We have a lot of new training managers in the workforce that may have been a facilitator in a single competency at one time, and are now leading the entire learning function.  Some don’t have even that much connection to training, but had the inside track to get hired into the role.  Many know they are lucky to have gotten the job over more qualified applicants, but I am finding their learning attitudes are making all the difference in their actual success.

I seek out new training managers, because if I can save them costly errors up front, not only will they become successful, but ultimately they will retain their jobs and careers in training.  I usually offer a brief call where they can lay out their plans, and discuss their challenges.  I offer this free brainstorming call as a way to determine if I am talking with a real trainer or an imposter.

Accepting this call with me is my first signal that they are a possible learner, and the length of the call tells me for sure if they are open to ideas other than their own.  On the flip side, when they won’t even take 30 minutes to talk, they are hiding behind their insecurities and are going to be struggling.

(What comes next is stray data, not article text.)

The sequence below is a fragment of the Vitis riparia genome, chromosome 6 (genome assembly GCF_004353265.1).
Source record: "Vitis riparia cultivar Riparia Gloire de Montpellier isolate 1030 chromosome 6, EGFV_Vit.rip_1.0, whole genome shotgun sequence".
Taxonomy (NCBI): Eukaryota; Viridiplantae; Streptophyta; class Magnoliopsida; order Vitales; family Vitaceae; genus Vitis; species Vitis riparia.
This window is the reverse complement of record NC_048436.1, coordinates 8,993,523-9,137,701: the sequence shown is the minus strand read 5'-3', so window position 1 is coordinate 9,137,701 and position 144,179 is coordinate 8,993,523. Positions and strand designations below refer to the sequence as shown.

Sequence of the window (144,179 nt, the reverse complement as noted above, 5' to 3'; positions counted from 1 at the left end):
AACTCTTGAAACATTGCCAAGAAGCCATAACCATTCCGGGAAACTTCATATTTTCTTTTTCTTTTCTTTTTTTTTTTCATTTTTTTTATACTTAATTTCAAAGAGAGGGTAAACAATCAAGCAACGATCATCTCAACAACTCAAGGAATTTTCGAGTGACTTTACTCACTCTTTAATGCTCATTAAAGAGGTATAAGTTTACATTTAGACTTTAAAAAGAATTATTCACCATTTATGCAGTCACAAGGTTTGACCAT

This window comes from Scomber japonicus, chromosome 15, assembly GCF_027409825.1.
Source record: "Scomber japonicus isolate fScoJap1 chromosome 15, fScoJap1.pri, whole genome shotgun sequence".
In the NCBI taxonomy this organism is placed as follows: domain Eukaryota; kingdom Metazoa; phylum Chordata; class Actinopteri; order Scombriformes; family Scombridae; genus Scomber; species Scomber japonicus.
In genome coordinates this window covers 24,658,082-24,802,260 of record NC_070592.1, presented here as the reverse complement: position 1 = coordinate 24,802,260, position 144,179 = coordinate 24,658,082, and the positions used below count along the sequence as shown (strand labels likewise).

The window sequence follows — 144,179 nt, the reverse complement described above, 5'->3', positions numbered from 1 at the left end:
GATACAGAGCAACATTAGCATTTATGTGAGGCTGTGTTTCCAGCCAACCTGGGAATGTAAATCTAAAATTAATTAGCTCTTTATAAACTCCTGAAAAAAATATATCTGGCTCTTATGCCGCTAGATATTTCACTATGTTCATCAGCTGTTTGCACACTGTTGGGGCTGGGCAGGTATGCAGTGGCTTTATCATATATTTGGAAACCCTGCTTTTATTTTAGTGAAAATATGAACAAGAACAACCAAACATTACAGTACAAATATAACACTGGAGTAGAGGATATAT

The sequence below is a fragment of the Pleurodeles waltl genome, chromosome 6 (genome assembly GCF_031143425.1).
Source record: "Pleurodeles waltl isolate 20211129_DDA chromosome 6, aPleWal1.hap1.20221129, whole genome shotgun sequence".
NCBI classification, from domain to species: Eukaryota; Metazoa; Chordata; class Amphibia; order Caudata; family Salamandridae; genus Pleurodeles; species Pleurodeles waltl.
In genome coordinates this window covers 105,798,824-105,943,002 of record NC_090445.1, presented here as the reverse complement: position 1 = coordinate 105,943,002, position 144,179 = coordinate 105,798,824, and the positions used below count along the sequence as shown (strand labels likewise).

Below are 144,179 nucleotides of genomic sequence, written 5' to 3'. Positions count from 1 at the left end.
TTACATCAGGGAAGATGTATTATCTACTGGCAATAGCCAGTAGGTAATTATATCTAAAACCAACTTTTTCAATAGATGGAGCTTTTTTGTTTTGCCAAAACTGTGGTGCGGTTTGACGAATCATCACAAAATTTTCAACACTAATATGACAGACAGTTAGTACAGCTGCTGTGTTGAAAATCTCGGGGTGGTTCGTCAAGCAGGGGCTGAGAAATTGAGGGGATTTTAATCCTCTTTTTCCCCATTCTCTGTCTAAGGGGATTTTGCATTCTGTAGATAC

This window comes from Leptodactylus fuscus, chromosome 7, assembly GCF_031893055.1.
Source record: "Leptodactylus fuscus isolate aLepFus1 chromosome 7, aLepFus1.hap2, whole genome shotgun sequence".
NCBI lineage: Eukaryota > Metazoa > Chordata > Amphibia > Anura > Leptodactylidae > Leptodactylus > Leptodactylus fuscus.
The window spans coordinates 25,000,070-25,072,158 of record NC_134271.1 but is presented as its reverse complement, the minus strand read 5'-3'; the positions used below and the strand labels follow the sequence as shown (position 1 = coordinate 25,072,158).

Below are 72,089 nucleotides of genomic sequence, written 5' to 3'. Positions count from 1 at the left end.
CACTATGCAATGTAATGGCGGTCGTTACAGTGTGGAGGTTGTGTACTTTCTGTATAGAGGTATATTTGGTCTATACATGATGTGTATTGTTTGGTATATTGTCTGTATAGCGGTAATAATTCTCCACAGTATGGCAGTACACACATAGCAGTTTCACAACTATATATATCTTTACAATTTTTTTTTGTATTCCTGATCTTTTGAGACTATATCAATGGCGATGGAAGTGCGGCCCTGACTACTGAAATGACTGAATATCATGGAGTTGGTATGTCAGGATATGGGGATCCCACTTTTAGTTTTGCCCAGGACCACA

Most people who meet me soon learn that I wrote the book called The Training Physical: Diagnose, Treat and Cure Your Training Department.  Actually I have it plastered on almost everything I do, so it is hard to miss.  The author status helps to create credibility, but it also sends a rather clear message that I can smell a fake a mile away.  Senior Leaders love this, but training managers that want to remain anonymous really try to avoid talking with me.